"When we look at the whole process, now that most of the Task Force is gone, we have to keep our eye on who the key internal players are going to be from here on out. Without question, OMB (Office of Management and Budget) Chairman Leon Panetta and his senior staff are going to play a more influential role in the process. They, more than any other power center within the administration, are concerned about budget implications and making the numbers work. Although it has not been publicly reported, we know from inside sources that OMB is already working on a `budget neutral' health reform plan they can surface up, if the more expensive Health Task Force plans begin to head south, before or after they hit Capitol Hill.
"Even though the job of the Task Force is complete, our mission remains the same. We must continue to marshal the profession's forces in every way possible in order that we can continue to wage an effective and sustained grassroots program, which seeks to ensure a growing and productive role for the chiropractic profession under national health reform."
The International Chiropractors Association's (ICA's) Executive Director Ron Hendrickson commented:
"The unprecedented organization of the 500-plus member White House Health Care Task Force, incorporating many views by President Clinton, was an historic and positive step. The work undertaken by this group will provide data and options in federal health policy for many years. No one at ICA has seen the final product of this Task Force. We have appreciated the openness with which ICA and other participants in the Chiropractic Coalition were received, and feel that chiropractic had ample opportunity to provide information and advice. The critical factor will be the degree to which this information was understood and chiropractic's advice taken on the matter of citizen access to chiropractic services.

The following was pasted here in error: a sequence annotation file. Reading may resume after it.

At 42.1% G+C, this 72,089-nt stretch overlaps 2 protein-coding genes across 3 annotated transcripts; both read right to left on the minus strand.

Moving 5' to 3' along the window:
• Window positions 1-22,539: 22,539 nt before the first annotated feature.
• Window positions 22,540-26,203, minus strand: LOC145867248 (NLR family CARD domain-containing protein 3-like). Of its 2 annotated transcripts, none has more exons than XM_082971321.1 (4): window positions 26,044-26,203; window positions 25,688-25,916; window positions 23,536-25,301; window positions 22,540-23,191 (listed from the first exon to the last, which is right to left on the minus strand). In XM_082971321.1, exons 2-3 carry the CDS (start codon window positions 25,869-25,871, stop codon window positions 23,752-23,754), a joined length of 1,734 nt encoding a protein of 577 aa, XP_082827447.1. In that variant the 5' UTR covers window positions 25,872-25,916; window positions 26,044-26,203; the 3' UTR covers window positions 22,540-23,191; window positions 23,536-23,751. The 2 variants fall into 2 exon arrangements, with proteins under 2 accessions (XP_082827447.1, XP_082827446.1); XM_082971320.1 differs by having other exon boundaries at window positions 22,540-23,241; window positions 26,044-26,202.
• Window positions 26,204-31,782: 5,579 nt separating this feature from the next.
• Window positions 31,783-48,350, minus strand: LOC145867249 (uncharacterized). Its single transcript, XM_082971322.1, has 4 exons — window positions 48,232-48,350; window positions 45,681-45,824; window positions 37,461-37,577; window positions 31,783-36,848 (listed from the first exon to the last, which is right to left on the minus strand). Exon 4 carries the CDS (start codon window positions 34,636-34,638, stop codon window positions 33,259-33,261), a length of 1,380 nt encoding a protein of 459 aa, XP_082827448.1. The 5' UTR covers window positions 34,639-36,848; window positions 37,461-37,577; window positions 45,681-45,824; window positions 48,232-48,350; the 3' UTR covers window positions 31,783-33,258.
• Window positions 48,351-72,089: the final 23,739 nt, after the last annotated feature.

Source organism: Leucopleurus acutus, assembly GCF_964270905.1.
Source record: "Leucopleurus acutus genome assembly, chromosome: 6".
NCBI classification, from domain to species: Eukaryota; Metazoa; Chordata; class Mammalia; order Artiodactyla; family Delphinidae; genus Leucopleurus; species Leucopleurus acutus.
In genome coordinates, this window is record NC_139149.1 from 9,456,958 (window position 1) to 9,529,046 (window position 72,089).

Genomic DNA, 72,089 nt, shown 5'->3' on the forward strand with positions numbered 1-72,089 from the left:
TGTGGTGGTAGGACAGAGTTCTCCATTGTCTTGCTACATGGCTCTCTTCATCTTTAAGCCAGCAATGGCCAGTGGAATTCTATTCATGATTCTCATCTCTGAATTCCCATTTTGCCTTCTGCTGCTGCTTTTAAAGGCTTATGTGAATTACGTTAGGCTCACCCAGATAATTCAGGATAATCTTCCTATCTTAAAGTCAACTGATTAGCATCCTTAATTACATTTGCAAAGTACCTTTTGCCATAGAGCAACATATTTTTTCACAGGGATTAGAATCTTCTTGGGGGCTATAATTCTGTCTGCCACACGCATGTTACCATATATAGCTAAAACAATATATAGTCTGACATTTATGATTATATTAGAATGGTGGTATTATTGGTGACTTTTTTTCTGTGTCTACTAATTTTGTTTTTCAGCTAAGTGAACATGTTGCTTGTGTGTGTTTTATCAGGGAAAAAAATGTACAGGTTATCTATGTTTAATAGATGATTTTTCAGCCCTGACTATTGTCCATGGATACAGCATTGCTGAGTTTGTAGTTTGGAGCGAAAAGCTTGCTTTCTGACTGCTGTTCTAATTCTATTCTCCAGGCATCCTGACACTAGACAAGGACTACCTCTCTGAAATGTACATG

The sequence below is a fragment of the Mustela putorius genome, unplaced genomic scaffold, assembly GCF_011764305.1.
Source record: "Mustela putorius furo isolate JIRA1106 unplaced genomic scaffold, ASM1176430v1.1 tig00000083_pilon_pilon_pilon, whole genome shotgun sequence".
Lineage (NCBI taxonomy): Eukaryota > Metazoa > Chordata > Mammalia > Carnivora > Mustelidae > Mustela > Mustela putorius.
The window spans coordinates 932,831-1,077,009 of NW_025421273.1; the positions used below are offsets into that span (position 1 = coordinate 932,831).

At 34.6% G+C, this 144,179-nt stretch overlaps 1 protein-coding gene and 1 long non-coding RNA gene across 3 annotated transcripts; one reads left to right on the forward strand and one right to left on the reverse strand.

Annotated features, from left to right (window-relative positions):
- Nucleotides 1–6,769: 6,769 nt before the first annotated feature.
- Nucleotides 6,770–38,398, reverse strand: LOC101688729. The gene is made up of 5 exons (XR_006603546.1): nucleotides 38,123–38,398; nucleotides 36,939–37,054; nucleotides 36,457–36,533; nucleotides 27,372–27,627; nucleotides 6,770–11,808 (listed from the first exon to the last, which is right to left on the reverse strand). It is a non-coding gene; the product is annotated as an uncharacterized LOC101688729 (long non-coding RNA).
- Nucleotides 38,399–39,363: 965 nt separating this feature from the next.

"The task force has disbanded, but the mission will not be complete until an official administration proposal is published. We understand that there is still a great deal of debate and discussion going on within the political structure in the Clinton White House regarding the final proposal, and it appears that President Clinton has yet to make many of the central decisions regarding the health care plan. ICA is continuing its efforts to educate and inform those still working on these issues of the economic and political wisdom of meaningful inclusion of chiropractic in the administration's plan.
"It is important to remember that the Task Force and the president can only propose a strategy and plan for national health care reform. It is up to the Congress to pass the legislation that will make these proposals the law of the land. We believe the legislative struggle will be long, drawn out, at times bitter, and will very likely change most or all of the president's initial proposals. ICA is ready to be an important player in this legislative battle. The dissolution of the Task Force is barely the end of round one."
Every DC, student, and patient is being asked to remain alert and ready to act as the political process continues.